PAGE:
Because I loved horses. My dad was a horse trainer also, so you know, I hung out around barns and stables when I was a kid. But dad never wanted me to become a jockey because, you know, it was a very hard life. It involved shoveling horse manure and things like that. He said, “Become a veterinarian. That’s where the money is.” So that’s what I aimed at, and I went to college with all intentions of becoming a veterinarian. While I was in college, and I say this many times on the air, had there been special ed programs back then, I would’ve been declared math disabled because I couldn’t do math at all in high school. When I got to college I found that I needed the math for chemistry and for biology, so I had to change my major and I started to go into speech.
I went into speech and theatre, where I got a pretty good theatre background as well. You know, that kind of led into some of the things that I do today with magic. I went to St. John’s University as an undergraduate, and as I said, I majored in speech. From that point I really became interested more in the speech pathology aspect of it than the theatre or acting aspect. I had all intentions of working with autistic folks. When I was in college I did a lot of work with that group of people, but when I got out of college I couldn’t find a job anywhere. You know, like anybody else it was difficult because everybody said, you need experience.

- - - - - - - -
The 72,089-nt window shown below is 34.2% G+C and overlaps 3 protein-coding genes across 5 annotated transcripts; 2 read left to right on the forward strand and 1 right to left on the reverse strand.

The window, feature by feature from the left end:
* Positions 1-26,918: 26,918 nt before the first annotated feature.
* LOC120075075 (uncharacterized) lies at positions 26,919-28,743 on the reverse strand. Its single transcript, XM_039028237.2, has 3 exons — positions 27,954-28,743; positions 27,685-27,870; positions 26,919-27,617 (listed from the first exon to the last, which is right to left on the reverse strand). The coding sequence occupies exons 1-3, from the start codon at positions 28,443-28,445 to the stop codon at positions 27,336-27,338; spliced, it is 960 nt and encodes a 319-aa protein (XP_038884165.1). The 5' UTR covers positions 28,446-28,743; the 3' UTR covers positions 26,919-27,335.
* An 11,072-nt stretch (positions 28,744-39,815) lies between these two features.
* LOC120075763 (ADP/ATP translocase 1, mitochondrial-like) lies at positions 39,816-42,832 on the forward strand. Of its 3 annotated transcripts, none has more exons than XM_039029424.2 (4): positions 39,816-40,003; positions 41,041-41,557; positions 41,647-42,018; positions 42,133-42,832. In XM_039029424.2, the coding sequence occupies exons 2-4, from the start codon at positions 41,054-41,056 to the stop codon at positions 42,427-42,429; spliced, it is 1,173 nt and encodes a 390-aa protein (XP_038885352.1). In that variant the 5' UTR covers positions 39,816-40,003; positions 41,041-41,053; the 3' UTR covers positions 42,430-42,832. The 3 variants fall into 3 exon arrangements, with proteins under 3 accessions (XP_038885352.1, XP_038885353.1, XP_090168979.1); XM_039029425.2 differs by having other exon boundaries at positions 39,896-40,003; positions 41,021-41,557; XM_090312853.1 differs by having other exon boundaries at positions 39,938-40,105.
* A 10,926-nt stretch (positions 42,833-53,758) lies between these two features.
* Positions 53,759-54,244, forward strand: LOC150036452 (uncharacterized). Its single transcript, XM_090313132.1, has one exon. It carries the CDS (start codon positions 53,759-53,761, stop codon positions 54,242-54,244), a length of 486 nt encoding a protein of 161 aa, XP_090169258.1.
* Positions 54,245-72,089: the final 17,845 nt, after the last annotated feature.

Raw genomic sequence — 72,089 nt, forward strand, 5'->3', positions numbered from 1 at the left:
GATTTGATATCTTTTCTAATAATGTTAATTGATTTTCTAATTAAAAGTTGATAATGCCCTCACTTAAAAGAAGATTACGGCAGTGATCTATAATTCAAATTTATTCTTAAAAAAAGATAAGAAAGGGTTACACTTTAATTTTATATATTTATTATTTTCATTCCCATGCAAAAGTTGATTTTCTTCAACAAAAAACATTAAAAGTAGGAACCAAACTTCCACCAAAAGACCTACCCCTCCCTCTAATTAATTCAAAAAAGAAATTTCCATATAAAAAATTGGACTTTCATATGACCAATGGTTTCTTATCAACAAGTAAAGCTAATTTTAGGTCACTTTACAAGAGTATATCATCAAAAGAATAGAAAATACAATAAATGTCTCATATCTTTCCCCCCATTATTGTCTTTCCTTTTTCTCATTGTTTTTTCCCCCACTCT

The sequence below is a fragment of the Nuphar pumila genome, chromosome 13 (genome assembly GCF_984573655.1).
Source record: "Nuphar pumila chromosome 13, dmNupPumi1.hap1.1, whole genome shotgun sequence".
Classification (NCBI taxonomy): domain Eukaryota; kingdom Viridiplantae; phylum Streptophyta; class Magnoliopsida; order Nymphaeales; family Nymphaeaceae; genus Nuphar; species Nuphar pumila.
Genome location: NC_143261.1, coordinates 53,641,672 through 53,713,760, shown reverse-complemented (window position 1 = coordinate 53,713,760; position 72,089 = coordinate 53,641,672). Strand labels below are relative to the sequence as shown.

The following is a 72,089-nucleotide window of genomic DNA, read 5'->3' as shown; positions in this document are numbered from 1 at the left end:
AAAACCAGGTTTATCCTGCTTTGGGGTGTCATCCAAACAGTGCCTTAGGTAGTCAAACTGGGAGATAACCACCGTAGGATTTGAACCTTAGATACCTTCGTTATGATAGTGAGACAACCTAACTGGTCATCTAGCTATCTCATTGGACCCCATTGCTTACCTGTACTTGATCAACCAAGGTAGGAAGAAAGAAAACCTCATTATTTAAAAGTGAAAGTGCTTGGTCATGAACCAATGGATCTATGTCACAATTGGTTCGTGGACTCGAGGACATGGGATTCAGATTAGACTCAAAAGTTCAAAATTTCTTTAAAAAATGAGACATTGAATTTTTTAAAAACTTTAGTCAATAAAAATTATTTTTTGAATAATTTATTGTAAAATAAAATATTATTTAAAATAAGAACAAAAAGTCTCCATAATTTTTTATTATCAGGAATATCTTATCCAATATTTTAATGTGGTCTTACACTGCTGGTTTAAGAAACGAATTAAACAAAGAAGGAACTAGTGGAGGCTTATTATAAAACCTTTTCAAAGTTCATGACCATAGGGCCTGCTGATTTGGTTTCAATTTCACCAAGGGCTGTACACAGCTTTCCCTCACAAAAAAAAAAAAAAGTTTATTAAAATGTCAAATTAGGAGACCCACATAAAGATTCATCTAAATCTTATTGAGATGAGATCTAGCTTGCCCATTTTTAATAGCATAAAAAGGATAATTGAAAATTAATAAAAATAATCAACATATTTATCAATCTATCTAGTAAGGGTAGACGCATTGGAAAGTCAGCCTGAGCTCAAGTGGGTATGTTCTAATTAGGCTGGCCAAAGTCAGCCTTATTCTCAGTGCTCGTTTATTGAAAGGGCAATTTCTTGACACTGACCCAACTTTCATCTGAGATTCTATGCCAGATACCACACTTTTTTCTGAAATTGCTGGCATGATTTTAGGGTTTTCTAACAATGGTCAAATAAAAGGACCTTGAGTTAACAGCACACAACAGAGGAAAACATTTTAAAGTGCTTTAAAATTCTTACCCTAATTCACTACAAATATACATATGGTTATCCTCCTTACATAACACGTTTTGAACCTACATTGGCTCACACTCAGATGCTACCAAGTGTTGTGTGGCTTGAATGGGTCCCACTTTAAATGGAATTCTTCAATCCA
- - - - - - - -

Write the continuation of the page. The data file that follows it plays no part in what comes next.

I searched and searched for a job. Eventually, I did an interview with a doctor at one of the hospitals in Brooklyn. I think it was Kings County Hospital. He was interviewing for a school for the deaf, and I’ve told this story to lots of people. I had a great interview. I thought I really had this job, which only paid $6,000 a year, by the way, at the time. It was 1967. He asked me if I smoked. At the time I smoked a pipe, which I had smoked since I was 16 years old because dad would never let me smoke cigarettes. You know, then he went into this incredibly long lesson about the evils of smoking, and I left.
I never got a call after that, so I called the school itself, the school for the deaf. I said, I did this interview with Dr. Duffy, and the superintendent of the school immediately said to me, “Oh, any friend of Dr. Duffy’s is a friend of mine, so come on in and we’ll talk.” Next thing you know I had the job, and I was the first layperson that every worked in this school with many, many nuns and priests. It was St. Francis de Sales School for the Deaf, which still exists. I eventually became the speech supervisor of that school. I went from there on to teach at New York University at Hunter College and for 14 years at St. Joseph’s College, where I practically taught the entire speech program.